Fact is SRS is far from being nice. It makes so your own forwarding server is vouching for fowarded mails. But why would you want that?

SPF test will fail because your forwarding server is not a registered valid source for (forwarded) mails sent from domain X. SRS proposal is that your server will alter header so to forward the mail from X domain X to appear as sent from an address of your own domain for you server is a registered valid source.

I guess the logic is to make forwarders somehow responsible of filtering, not bad in principle.

But it also means that for each spam forwarders fail to identify, they’ll be tagged as spam originator. It is particulary annoying when forwarding is made on public addresses bound to attract spam. So it seems better to get a failed SPF test on every forwarded messages including valid ones than a valid SPF test on every forwarded messages including spam.

SPF without SRS breaks forwarding. But SPF with SRS, the workaround, breaks SPF itself regarding spam and will give you (your IPs, your domains) bad rep, with will make your legit mail at risk of being blacklisted, unless you apply an overly harsh policy on forwarded mails.

Annoying. I am thinking removing SPF completely, instead.  For now, I am updating my SPF records to remove any Fail statement, since there is no way for me to know whether one of my mail can legitimately be forwarded through several servers.  Funny enough, google that promotes SPF usage recommends using SoftFail over Fail. But I might even reset to Neutral.

Interesting link on topic : Mail server setup wih SRS ; Why not SPF?

Alternative: I implemented DKIM on my servers. Seems much smarter to have a server signature.

Cloning installed packages list over LXC containers with apt-clone

apt-clone is quite convenient to run LXC containers with the same set of installed packages.

here’s a short bash function to do run apt-clone on a list of containers to synchronize them all:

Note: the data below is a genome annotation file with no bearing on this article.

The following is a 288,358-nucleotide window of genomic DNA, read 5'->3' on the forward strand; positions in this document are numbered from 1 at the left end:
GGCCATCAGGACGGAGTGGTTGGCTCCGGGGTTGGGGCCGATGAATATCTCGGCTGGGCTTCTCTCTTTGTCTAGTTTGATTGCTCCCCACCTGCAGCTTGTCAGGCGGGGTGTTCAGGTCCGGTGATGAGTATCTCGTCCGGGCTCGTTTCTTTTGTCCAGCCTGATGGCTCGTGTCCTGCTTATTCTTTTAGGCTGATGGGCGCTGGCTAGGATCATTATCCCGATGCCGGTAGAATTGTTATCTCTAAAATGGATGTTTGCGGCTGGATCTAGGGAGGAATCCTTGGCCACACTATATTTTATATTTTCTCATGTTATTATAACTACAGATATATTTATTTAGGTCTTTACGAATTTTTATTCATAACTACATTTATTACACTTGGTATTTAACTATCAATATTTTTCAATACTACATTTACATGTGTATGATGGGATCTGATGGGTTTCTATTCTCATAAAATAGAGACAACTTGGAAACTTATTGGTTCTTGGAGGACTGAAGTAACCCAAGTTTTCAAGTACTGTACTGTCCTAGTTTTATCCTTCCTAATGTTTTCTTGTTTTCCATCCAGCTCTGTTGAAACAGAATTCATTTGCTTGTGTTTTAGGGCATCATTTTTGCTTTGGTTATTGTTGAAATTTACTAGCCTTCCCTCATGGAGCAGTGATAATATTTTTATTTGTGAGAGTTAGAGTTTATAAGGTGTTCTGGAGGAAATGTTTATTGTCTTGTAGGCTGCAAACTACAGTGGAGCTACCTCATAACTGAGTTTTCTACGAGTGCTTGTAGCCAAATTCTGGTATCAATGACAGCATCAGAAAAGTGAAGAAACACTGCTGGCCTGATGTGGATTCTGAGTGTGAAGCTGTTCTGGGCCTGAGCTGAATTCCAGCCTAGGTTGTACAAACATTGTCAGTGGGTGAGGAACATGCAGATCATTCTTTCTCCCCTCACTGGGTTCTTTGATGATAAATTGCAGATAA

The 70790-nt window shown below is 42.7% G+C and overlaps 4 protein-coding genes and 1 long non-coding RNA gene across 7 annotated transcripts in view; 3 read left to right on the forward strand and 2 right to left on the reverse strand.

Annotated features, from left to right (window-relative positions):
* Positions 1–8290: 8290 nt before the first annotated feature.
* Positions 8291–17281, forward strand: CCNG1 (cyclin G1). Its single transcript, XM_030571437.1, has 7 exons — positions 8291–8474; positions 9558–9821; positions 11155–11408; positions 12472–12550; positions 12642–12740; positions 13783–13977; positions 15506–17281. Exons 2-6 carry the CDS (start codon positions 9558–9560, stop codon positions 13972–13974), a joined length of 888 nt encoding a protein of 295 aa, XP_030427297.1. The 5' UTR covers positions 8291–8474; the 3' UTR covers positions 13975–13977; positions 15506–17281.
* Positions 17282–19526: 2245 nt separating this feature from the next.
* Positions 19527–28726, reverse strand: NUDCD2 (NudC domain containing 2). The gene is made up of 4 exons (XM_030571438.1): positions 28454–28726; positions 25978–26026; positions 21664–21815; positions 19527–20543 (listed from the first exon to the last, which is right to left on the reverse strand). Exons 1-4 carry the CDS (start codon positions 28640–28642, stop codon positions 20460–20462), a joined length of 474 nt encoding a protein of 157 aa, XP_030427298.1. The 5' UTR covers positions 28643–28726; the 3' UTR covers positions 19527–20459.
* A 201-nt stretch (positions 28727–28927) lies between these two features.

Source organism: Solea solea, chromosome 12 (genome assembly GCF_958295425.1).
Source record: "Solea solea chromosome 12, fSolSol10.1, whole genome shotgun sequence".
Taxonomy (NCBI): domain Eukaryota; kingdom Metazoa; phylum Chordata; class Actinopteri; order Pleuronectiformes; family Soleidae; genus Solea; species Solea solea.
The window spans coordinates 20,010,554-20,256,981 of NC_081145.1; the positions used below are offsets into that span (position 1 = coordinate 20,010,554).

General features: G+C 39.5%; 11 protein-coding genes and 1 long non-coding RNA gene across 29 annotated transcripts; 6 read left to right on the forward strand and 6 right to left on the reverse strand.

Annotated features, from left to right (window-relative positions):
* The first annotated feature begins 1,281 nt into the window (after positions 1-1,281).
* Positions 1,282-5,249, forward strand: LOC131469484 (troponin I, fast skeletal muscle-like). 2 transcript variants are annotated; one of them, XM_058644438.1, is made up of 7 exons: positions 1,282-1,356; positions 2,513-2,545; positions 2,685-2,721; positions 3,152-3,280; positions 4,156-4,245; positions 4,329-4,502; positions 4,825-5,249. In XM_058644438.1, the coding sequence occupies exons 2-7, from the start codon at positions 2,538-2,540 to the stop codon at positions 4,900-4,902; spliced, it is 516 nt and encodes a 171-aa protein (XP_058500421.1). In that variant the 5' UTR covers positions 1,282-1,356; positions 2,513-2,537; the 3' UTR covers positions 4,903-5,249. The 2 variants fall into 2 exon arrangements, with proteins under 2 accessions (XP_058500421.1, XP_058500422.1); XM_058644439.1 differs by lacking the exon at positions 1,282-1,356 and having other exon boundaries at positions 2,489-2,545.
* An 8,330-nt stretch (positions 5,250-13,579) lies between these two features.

function lxc-clone {
    MKTEMP=`mktemp --dry-run` 
    
    guests=($(lxc-ls --active))

    # first get clones for each
    for guest in "${guests[@]}"; do
	echo -e "[${shell_datecolor}$(date +%H:%M:%S)${shell_clear} ${shell_containercolor}$guest:${shell_clear} ${shell_promptcolor}#${shell_clear} ${shell_invert}apt-clone clone $@${shell_clear}]"
	lxc-attach -n "$guest" -- apt-clone clone "$MKTEMP.$guest"
	cp -v `lxc-config lxc.lxcpath`/"$guest"/rootfs"$MKTEMP.$guest".apt-clone.tar.gz "$MKTEMP.$guest".apt-clone.tar.gz
    done

    # then do a restore of all in each
    for guest in "${guests[@]}"; do
	echo -e "[${shell_datecolor}$(date +%H:%M:%S)${shell_clear} ${shell_containercolor}$guest:${shell_clear} ${shell_promptcolor}#${shell_clear} ${shell_invert}apt-clone restore $@${shell_clear}]"
	for guestwithin in "${guests[@]}"; do
	    echo "=> ...$guestwithin"
	    cp -v "$MKTEMP.$guestwithin".apt-clone.tar.gz `lxc-config lxc.lxcpath`/"$guest"/rootfs"$MKTEMP.$guestwithin".apt-clone.tar.gz	    
	    lxc-attach -n "$guest" -- apt-clone restore "$MKTEMP.$guestwithin".apt-clone.tar.gz
	    rm -fv `lxc-config lxc.lxcpath`/"$guest"/rootfs"$MKTEMP.$guestwithin".apt-clone.tar.gz
	done
	
    done    

    rm -f "$MKTEMP".*.apt-clone.tar.gz
}

The variable $guest sets which LXC containers to work on. Here, it works on all active containers.

(the color variables are set in stalag13-00-shell.sh but arent required)

Setting up LXC containers with mapped GID/UID

Result of ps aux on a LXC host is quite messy! But that can be improved, with the benefit of having each LXC container using a specific namespace: for instance « having a process is unprivileged for operations outside the user namespace but with root privileges inside the namespace ». Easier to check on and likely to be more secure.

A reply to the question « what is an unpriviledged LXC container » provides a working howto.  The following is a proposal to implement it even more easily.

For each LXC container, you need to pick a UID/GID range. For instance, for container test1, let’s pick 100000 65536. It means that root in test1, will actually be 100000 on the main host. User 1001 in test1 will be 101001 on the main host and so on.

So you must add the map on the main host:

 usermod --add-subuids 100000-165535 root
 usermod --add-subgids 100000-165535 root

Then you must configure the relevant LXC container configuration file whose location varies according to you lxc.lxcpath.

# require userns.conf associated to the distribution used
lxc.include = /usr/share/lxc/config/debian.userns.conf

# specific user map
lxc.id_map = u 0 100000 65536
lxc.id_map = g 0 100000 65536

Then you need to update files ownership according to the new mapping. Original poster proposed a few shell commands but that would only be enough to start the container. Files within the container would not get inappropriate ownership: most likely, files that belongs to root/0 on the host would show up as owned by nobody/65534. For proper ownership to root/0 within the LXC container, they need to belong to 100000 on the the host.

Here comes my increase-uid-gid.pl script: it’ll take as argument your LXC container name (or alternatively a path, useful for mounts that are residing outside of it) and value to increment. In the first case, it’ll be 100000:

# shutting down the container before touching it